Every Day by David Levithan is one of the most original teen books I have ever read. It is the story of someone named A who wakes up in a different body every day. A only gets one day in that person, boy or girl, it doesn't matter. A knows no other life; he/she has always lived this way. It is difficult to connect to anyone when you are shifting lives all the time, so A is truly surprised when he/she meets Rhiannon while spending a day as her boyfriend Justin. It could be love, but the only way to know is to try to return to Rhiannon (as other people) whenever possible.
Every Day is told from A's perspective; Another Day is the same events from Rhiannon's perspective. Fortunately for me, it has been a long time since I read the first book. I had forgotten enough of the story that this was one was fresh and new to me. The stories are so parallel that you could probably alternate back and forth between them to get the full perspective.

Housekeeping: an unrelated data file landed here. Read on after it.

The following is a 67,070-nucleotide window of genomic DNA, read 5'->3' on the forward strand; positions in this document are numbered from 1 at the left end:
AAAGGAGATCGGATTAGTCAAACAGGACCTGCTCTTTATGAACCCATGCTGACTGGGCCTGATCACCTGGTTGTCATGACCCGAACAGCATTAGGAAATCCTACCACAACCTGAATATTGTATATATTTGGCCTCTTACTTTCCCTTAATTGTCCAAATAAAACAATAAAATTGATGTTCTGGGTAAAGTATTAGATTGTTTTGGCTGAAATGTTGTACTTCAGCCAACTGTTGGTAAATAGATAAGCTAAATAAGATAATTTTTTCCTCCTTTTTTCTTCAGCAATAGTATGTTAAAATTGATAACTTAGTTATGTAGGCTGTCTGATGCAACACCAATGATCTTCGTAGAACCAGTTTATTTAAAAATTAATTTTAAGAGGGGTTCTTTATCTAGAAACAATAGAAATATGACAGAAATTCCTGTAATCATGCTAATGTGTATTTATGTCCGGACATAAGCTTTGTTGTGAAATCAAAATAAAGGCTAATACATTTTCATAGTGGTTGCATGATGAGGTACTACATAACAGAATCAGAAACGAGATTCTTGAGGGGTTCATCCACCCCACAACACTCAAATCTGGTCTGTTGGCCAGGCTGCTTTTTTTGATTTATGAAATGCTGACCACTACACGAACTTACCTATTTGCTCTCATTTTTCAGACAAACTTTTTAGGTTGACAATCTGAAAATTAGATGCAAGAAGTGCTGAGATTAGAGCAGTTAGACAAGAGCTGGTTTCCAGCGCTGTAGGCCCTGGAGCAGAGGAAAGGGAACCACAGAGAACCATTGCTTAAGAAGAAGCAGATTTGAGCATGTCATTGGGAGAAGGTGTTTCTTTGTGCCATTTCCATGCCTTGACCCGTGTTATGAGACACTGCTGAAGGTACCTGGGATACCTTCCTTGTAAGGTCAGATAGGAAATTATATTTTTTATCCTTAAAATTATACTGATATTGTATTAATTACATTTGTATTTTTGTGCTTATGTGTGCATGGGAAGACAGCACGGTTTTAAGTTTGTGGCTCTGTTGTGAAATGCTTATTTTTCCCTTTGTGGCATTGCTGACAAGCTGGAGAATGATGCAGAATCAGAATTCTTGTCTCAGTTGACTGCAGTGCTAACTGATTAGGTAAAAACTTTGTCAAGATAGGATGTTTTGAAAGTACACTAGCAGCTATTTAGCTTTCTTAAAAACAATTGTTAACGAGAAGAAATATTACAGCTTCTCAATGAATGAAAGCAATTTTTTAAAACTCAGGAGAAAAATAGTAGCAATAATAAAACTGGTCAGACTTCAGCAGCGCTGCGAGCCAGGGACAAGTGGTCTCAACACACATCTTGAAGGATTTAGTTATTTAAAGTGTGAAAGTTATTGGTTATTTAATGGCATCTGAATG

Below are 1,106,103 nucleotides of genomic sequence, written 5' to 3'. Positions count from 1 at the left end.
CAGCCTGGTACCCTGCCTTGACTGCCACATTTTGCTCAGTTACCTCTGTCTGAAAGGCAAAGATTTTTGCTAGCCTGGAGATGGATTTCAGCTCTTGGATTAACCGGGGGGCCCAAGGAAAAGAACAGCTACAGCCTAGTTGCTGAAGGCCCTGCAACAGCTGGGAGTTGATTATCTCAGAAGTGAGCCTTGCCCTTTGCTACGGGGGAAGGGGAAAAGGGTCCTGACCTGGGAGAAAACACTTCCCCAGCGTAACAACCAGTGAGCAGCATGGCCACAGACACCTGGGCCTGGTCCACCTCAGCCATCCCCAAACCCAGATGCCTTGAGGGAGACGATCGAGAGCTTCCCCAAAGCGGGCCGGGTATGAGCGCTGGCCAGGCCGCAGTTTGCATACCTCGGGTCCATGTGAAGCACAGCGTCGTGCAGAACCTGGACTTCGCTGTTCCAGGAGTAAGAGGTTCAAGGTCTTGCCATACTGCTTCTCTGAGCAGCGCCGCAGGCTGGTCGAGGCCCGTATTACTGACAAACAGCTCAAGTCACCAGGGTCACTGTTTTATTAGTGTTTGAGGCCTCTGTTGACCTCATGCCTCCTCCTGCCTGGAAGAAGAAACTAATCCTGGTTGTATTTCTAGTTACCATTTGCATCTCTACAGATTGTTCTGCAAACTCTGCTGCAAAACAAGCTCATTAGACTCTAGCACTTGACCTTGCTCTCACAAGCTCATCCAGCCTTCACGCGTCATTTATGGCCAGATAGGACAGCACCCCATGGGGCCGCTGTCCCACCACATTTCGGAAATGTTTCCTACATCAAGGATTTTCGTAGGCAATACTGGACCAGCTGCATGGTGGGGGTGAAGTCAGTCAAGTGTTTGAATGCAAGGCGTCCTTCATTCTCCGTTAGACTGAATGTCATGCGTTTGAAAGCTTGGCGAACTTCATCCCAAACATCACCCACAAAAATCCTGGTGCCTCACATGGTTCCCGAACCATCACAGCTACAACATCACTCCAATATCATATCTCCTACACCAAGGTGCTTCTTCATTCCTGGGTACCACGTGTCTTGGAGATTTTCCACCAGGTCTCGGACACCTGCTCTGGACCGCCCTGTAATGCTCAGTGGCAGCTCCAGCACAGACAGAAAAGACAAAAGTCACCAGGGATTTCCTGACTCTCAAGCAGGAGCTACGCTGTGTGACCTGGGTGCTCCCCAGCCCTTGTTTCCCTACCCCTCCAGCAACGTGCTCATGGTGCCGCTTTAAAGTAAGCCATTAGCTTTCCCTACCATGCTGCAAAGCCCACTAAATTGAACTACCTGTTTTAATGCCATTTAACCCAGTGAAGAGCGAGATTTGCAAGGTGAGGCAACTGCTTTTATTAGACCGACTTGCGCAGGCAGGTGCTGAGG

In the first book, we learn about each person that A is inhabiting and the daily struggles of learning all about their lives. We also see A struggle to return to Rhiannon without disrupting the life he/she is inhabiting. In this book, we follow Rhiannon as she struggles with the idea of someone like A existing and how they could ever be together.
I think I would have enjoyed this book less had I just read the first book. Still, I recommend them both. It is a fascinating story about sexual identity and judging people based on their outward appearance.
For more info, check out the Indianapolis Public Library catalog and the author's site.